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augusta

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Reply with quote  #14 
hi,

as always i'm guessing, but your description was good and that helps to make the guess more likely.  i'd try to de-stress her and see how she does.

we are so used to stress we don't realize how much it affects species who are virtually not equipped to handle it and often we don't realize how much we are stressing them either - what seems like nothing to us can be very serious to them.  i've found that discovering what is stressful (sometimes not easy!) and eliminating that stress in the lives of my clients' dogs sometimes stops unwanted behaviors without anything else being done.

as they mature they often change.  my experience is that not much changed in any of my dogs (except fiona who had whacky heat cycles and tried to kill needy...sigh).  but i'm in the minority on that one.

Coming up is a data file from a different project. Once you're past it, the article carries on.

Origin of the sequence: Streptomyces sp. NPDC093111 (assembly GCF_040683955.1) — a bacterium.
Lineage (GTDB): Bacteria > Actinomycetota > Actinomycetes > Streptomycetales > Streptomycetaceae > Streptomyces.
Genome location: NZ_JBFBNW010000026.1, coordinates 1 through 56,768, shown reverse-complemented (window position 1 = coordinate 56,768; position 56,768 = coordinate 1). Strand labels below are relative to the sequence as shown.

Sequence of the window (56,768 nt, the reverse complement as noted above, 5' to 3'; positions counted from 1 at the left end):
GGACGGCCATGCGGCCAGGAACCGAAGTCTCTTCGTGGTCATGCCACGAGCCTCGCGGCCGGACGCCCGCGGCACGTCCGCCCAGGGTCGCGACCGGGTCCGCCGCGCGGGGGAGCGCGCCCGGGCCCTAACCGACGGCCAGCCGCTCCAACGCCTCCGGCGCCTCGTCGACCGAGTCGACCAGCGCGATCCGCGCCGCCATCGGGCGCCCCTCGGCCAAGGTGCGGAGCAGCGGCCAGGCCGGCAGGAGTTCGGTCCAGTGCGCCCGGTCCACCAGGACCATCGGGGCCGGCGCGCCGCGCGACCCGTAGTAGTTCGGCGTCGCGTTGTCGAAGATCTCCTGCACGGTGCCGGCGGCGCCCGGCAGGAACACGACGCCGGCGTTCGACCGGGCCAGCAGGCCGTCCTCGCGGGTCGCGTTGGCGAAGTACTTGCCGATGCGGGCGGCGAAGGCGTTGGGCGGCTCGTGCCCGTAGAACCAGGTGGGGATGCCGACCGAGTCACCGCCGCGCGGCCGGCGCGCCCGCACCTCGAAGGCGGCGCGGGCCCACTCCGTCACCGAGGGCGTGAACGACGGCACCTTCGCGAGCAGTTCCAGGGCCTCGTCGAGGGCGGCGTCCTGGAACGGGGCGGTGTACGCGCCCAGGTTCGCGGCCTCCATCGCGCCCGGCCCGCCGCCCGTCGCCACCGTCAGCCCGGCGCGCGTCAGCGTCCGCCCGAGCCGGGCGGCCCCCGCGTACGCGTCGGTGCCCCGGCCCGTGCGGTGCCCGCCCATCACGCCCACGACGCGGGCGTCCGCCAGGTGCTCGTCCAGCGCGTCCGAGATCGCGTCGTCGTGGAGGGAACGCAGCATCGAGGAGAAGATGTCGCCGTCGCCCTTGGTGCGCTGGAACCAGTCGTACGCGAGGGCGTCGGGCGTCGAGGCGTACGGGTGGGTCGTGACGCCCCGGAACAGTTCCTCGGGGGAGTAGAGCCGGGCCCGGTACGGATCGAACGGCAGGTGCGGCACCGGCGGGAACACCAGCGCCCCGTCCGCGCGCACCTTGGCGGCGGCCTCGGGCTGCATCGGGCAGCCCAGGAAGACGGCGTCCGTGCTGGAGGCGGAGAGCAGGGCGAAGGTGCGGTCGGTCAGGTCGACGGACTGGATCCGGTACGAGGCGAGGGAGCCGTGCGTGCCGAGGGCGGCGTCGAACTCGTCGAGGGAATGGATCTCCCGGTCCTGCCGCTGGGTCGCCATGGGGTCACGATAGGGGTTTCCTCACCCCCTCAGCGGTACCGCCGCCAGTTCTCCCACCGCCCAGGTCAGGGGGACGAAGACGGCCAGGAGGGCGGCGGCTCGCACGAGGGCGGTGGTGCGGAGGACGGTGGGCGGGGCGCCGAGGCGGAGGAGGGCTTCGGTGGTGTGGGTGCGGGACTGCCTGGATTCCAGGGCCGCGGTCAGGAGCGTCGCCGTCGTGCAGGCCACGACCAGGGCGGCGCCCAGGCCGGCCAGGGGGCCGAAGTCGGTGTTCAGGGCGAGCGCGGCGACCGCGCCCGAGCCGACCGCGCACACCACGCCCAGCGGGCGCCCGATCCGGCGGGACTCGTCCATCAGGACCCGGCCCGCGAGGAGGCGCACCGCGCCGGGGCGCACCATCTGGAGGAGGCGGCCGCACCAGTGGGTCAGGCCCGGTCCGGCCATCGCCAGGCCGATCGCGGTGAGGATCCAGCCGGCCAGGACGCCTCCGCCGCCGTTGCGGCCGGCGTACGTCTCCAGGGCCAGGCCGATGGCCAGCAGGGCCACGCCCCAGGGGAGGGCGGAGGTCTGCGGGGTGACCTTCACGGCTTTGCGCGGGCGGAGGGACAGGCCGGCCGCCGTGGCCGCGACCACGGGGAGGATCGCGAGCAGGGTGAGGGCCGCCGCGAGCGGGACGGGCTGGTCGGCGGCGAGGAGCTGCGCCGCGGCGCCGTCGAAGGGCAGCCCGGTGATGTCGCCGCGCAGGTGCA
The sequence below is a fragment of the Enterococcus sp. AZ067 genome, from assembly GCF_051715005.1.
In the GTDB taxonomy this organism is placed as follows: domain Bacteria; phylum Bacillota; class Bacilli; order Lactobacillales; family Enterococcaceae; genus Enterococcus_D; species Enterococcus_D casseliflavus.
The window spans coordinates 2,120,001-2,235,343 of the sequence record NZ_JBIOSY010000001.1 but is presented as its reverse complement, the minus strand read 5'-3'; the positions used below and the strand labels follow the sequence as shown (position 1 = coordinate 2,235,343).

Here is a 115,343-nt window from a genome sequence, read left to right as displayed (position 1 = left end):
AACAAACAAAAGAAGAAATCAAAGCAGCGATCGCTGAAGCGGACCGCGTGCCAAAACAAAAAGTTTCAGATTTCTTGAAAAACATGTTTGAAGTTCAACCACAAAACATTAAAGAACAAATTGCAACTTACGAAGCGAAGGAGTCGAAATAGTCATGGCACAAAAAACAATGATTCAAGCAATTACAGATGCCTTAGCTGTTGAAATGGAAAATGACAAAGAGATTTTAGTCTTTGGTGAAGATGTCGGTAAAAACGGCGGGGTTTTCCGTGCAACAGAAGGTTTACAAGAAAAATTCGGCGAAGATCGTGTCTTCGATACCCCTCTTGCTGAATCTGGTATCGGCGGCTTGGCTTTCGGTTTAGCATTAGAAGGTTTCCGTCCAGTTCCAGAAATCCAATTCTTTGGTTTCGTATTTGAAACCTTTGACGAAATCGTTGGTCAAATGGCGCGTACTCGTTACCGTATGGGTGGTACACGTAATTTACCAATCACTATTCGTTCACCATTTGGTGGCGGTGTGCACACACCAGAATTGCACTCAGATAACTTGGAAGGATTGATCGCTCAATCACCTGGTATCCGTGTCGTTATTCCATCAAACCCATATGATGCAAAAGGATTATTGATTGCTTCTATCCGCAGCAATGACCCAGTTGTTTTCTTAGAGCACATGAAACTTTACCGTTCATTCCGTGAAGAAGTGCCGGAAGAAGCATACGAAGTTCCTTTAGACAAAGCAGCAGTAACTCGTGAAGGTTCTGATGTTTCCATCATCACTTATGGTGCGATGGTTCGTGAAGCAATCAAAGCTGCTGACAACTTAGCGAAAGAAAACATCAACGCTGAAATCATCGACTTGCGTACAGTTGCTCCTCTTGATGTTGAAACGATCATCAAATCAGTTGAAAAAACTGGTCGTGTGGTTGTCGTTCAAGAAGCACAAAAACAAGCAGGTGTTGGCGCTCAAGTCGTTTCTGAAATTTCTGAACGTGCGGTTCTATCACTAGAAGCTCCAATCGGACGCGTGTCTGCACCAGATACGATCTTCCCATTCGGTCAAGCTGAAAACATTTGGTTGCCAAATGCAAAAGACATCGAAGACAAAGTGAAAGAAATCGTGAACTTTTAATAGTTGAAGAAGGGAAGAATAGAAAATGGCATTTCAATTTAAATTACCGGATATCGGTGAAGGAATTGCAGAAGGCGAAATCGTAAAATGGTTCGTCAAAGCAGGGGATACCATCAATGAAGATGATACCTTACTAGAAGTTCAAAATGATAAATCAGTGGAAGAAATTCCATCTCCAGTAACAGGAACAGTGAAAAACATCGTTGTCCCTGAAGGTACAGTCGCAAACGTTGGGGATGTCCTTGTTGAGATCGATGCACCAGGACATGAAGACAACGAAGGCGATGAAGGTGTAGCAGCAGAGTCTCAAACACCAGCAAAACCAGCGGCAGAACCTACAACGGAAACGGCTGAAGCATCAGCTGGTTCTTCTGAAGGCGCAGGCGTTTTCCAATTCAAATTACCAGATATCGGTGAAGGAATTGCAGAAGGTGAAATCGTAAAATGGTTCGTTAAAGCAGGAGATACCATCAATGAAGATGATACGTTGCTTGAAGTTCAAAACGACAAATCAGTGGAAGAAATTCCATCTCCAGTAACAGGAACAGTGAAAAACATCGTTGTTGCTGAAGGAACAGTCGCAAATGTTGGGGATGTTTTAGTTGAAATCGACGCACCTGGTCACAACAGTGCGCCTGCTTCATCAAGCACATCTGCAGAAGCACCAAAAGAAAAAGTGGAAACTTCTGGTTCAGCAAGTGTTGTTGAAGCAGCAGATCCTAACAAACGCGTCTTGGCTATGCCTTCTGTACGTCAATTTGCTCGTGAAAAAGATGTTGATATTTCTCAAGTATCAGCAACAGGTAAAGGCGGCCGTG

v


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Harmony

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Reply with quote  #15 
Please note the discussion here and the dates surrounding the discussion - this is in regard to the post above on Ophelia that is pinned.  As you can see, I was beginning to see changes and having problems!  They continued to escalate and out of respect for the breeder I didn't go into depth on my descriptions and kept things light,but thanks to the harasser - now the entire story is out where everyone can read it.!!

This is a dog that went from being good with the other dogs to attempting to take them down at the neck one by one.

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acosmo29

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Reply with quote  #16 
Hi Everyone!
I am new to this forum

I am new to owning a dog and I have a lovely ten month old fawn male
he is wonderful and a lot of work
lately he has taken to mouthing and nipping people who are petting him
he has been exposed to hundreds of people since day one so I know it is not a socialization thing

have you experienced this/ and how to handle

he is not great lately with people in the house and outside is hot or miss with the jumping and mouthing